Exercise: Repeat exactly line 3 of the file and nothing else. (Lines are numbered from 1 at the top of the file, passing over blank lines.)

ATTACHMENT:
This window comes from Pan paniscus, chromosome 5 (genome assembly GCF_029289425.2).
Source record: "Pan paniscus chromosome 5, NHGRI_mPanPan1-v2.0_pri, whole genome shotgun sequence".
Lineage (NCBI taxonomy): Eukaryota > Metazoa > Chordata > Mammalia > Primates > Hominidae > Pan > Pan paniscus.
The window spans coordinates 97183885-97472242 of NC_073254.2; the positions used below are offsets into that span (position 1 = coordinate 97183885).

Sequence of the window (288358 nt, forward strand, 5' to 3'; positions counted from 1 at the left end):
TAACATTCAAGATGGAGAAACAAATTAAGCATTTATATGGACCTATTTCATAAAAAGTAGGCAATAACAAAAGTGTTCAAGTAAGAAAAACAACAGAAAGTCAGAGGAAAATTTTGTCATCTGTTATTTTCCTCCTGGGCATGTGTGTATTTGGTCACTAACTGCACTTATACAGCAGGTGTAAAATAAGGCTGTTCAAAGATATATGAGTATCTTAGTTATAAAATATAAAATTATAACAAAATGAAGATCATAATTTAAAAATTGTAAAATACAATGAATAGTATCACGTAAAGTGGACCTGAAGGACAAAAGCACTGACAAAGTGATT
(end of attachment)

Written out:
Lineage (NCBI taxonomy): Eukaryota > Metazoa > Chordata > Mammalia > Primates > Hominidae > Pan > Pan paniscus.